David Bourget (Western Ontario)
David Chalmers (ANU, NYU)
Rafael De Clercq
Jack Alan Reynolds
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Cambridge University Press (1990)
In the works of Sextus Empiricus, scepticism is presented in its most elaborate and challenging form. This book investigates - both from an exegetical and from a philosophical point of view - the chief argumentative forms which ancient scepticism developed. Thus the particular focus is on the Agrippan aspect of Sextus' Pyrrhonism. Barnes gives a lucid explanation and analysis of these arguments, both individually and as constituent parts of a sceptical system. For, taken together, these forms amount to a formidable and systematic challenge to any claim to knowledge or rational belief. The challenge had a great influence on the history of philosophy. And it has never been met. This study reflects the growing interest in ancient scepticism. Quotations from the ancient sources are all translated and Greek terms are explained. Notes on the ancient authors give a brief guide to the sources, both familiar and unfamiliar.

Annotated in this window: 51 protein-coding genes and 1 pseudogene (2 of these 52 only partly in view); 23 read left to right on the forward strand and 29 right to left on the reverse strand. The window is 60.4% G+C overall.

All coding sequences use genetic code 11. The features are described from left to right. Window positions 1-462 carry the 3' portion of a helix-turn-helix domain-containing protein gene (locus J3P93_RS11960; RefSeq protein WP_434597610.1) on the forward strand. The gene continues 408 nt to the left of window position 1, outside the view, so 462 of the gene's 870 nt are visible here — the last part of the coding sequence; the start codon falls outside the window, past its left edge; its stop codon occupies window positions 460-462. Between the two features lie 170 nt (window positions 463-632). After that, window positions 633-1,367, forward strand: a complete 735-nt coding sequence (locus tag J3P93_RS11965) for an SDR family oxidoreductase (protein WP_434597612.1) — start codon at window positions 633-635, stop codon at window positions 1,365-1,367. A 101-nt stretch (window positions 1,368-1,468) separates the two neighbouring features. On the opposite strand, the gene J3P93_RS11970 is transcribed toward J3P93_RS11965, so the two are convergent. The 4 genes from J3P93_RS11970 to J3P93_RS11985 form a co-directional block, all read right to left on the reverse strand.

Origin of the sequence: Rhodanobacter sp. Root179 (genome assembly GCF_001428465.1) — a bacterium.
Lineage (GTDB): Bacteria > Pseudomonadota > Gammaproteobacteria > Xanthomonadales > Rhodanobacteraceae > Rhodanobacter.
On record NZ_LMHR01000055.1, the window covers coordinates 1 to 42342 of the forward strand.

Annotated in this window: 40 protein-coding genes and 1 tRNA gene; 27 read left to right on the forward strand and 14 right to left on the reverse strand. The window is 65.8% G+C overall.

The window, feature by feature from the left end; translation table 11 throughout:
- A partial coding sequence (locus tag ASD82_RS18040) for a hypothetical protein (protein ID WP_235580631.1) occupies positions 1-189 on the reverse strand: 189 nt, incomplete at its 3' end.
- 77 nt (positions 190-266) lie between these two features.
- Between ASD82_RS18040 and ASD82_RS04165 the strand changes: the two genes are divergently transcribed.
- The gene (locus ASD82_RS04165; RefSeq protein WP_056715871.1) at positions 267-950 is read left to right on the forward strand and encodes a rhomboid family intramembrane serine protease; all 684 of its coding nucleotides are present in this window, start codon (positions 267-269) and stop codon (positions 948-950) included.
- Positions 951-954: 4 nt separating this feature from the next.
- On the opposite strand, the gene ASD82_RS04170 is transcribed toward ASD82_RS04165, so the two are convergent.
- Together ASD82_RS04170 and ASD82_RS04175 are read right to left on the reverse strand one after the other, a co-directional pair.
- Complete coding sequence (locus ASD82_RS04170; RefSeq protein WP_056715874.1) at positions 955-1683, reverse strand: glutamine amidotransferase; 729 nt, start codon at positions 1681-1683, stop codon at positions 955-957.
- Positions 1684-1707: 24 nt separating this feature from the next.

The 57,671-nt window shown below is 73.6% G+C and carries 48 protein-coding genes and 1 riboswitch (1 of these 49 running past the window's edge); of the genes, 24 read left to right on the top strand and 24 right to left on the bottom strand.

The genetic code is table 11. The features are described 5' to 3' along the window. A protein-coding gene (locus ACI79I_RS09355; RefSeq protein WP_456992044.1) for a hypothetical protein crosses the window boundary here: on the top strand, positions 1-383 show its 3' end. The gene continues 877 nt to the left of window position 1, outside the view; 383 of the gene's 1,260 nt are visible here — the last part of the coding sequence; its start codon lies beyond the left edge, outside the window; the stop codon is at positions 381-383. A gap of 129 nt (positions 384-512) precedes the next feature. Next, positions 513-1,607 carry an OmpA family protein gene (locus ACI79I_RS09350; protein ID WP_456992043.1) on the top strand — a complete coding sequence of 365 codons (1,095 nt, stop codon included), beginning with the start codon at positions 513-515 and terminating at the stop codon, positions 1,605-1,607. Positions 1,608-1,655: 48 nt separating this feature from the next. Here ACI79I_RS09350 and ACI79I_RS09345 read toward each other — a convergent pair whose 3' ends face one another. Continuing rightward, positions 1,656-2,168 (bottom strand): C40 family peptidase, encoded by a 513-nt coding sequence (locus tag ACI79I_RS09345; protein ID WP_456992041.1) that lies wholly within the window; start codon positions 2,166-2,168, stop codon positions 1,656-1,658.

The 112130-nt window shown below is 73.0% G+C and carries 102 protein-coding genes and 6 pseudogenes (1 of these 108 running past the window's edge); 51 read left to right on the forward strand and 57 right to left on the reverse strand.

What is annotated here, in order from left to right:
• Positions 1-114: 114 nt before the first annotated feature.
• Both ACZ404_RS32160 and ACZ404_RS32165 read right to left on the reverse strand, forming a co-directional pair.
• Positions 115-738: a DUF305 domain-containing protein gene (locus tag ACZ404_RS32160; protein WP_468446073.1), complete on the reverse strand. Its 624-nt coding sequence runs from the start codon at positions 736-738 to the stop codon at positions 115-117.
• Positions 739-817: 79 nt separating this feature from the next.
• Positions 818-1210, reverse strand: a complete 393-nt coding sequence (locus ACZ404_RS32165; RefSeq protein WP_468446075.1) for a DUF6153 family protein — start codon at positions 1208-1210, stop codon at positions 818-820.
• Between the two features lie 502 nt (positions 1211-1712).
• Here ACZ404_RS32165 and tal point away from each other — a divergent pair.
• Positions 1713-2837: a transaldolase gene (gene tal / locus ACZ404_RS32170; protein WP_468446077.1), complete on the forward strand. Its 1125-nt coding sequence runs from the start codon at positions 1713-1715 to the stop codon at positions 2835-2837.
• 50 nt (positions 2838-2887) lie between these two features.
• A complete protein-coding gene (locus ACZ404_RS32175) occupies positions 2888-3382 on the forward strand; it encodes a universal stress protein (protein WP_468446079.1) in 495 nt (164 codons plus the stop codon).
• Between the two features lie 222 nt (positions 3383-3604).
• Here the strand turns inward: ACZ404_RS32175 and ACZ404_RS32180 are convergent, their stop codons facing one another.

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|Call number||B623.B37 1990|
|ISBN(s)||9780521383394 0521383390 0521043875|
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Citations of this work BETA
Patrick Hawley (2008). What Justifies That? Synthese 160 (1):47 - 61.
Diego E. Machuca (2011). Ancient Skepticism: Pyrrhonism. Philosophy Compass 6 (4):246-258.
Scott F. Aikin (2005). Who is Afraid of Epistemology's Regress Problem? Philosophical Studies 126 (2):191 - 217.
Christopher Hookway (1993). Mimicking Foundationalism: On Sentiment and Self‐Control. European Journal of Philosophy 1 (2):156-174.
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